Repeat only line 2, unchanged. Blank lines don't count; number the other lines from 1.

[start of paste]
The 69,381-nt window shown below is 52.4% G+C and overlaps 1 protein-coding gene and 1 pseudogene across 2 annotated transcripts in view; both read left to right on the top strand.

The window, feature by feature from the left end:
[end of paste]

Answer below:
The window, feature by feature from the left end: